Tenants do not have to worry about fluctuating property value since they are not affected much. If you buy property, resale value is a huge factor. If it is down, a neighborhood may not attract buyers. But even in an affluent area, renting is a more desirable option if the rent is within your budget.
If you buy a property in a neighborhood with declining property value, you risk a loss should you decide to sell.
7. You Can Move Anytime
Picture a situation where you buy a home, but a few years later, you receive a job offer in a different part of the city far from where you live. You have two choices; take the offer and suffer the long commute or decline it. Often, you find such cases because people buy homes where they can afford them, mostly outside the cities. If you decide to sell, you may be stuck paying two mortgages which is a huge financial burden.
Renters do not face this problem. They can move around as much as possible, sometimes even in the middle of a lease if they can find a subletter and their landlord approves it. When you buy a home, you need to hold on to it for at least five years before selling it. That is if you want the price to increase.
8. Lower Utility Costs
Often rental properties such as apartments are smaller in size than most homes. Since landlords want to make the most out of the small space they have, apartments are usually compact and feature efficient floor plans making them more affordable to heat and power.
As a homeowner, you have to shoulder this burden. The utility cost for large homes can be pretty high, especially during extreme temperatures.
9. Insurance Costs
Renter's insurance was around $174 per year in 2019. Considering it covers almost all of your belongings, it is lower than homeowner's insurance which averaged $1272 annually the same year. Also, homeowner's association fees are not a tenant's responsibility. They can be a major expense.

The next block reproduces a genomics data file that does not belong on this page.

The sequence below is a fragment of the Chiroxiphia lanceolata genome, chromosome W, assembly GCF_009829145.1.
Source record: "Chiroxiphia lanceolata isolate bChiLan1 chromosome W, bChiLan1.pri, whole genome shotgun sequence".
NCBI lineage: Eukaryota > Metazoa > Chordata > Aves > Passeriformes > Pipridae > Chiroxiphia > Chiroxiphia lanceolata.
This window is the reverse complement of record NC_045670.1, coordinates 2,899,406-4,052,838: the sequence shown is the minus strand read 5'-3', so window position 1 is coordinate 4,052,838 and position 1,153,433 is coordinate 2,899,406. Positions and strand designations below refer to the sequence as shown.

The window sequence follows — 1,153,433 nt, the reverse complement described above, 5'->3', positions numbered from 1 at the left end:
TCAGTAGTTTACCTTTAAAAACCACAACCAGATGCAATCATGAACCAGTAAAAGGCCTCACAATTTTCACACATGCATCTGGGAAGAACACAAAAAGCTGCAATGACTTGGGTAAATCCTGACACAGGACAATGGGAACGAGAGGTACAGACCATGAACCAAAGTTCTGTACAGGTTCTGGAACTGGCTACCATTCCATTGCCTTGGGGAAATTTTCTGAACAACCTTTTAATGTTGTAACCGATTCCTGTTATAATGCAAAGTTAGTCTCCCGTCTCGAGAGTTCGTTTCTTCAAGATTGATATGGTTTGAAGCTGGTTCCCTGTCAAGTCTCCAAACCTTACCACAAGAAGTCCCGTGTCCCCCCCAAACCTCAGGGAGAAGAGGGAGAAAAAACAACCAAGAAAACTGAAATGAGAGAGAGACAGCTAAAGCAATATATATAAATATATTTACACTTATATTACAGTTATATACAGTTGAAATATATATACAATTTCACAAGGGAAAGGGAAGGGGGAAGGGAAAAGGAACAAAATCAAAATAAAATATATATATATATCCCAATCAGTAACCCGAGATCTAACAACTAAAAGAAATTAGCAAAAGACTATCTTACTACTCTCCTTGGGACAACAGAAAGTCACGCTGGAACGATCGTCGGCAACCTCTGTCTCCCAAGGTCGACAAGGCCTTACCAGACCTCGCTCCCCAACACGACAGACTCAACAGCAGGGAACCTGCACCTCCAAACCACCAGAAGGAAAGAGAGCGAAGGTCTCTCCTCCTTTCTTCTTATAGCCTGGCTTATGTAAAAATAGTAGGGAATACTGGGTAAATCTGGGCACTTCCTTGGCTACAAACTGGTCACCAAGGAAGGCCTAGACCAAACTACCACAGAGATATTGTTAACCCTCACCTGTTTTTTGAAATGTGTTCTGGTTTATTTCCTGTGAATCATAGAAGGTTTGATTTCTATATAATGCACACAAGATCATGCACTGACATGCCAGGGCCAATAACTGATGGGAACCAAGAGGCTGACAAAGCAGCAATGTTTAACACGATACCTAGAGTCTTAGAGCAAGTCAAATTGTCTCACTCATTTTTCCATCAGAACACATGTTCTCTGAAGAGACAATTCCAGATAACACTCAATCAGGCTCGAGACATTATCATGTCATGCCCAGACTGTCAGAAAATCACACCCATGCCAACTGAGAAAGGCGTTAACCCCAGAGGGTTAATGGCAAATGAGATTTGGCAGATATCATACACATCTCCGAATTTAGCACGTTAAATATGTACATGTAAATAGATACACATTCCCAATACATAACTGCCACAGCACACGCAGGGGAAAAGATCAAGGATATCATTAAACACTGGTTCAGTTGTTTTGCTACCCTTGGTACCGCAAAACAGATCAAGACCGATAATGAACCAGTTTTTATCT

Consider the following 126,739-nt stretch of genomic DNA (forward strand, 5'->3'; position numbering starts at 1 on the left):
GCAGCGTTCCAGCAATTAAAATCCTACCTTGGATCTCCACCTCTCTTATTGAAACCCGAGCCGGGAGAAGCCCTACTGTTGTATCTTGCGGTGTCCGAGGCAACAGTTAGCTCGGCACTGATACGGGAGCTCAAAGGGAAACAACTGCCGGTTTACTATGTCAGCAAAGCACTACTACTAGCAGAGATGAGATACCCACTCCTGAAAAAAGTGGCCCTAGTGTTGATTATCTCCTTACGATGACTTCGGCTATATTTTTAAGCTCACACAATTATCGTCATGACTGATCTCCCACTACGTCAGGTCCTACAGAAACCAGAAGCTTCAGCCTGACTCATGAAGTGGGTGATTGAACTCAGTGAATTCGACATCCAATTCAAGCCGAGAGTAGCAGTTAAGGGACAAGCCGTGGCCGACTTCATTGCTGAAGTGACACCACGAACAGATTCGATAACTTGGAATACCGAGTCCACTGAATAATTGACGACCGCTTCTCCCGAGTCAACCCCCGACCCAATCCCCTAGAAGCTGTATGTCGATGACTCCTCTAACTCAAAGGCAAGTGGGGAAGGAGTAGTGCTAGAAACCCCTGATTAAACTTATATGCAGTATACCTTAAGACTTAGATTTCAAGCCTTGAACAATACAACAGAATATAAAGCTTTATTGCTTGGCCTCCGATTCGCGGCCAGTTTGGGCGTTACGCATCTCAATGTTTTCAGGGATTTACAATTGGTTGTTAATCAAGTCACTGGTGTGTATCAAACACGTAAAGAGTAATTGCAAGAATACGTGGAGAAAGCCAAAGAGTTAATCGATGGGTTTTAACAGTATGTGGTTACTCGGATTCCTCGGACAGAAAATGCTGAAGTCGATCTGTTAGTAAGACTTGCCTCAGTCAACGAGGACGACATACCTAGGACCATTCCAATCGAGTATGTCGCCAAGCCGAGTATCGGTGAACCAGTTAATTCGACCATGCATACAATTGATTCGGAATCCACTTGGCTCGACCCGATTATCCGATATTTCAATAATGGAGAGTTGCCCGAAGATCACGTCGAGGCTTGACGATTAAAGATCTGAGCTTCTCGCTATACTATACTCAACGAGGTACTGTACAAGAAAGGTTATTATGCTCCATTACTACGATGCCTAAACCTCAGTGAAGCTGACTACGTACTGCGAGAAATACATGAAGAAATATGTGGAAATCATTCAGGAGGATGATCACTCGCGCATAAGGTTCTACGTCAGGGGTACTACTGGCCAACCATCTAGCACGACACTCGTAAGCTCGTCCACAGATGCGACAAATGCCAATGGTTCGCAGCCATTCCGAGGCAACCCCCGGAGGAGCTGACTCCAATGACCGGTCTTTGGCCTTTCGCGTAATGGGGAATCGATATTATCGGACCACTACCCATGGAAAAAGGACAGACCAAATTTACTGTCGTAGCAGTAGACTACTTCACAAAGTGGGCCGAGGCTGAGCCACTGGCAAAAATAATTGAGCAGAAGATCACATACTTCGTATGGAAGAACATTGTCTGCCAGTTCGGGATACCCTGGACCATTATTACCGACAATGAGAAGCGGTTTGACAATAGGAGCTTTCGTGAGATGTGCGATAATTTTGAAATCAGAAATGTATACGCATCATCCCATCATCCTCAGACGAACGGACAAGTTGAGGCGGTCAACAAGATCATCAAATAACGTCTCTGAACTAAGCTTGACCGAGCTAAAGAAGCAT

10. Real Estate Taxes
Renters do not have to pay property taxes which can be a huge burden for homeowners. They differ from one area to the other and can be as high as thousands of dollars yearly in high-end areas. States base the calculation of real estate taxes on the value of the property and the location of the property.
If you buy a home in Indianapolis, you can expect to pay an average of $1,263 in property taxes. When you combine it with the mortgage and other expenses, it is out of reach of typical income earners, especially millennials and Gen Z with substantial student loans.
Owning a home is not as easy as it was some years ago. While many consider the 30-year mortgage their retirement investment, it is not as secure as it used to be. A mutual fund may be safer since property value keeps decreasing due to inflation. Renting a home takes all the hassles associated with home ownership from your hands. But ultimately, it depends on your financial situation and investment goals.
At Pangea, we have simplified the search for your next rental property through our search listing and online application. You can also contact us for help finding your next Chicago, Indianapolis, or Baltimore.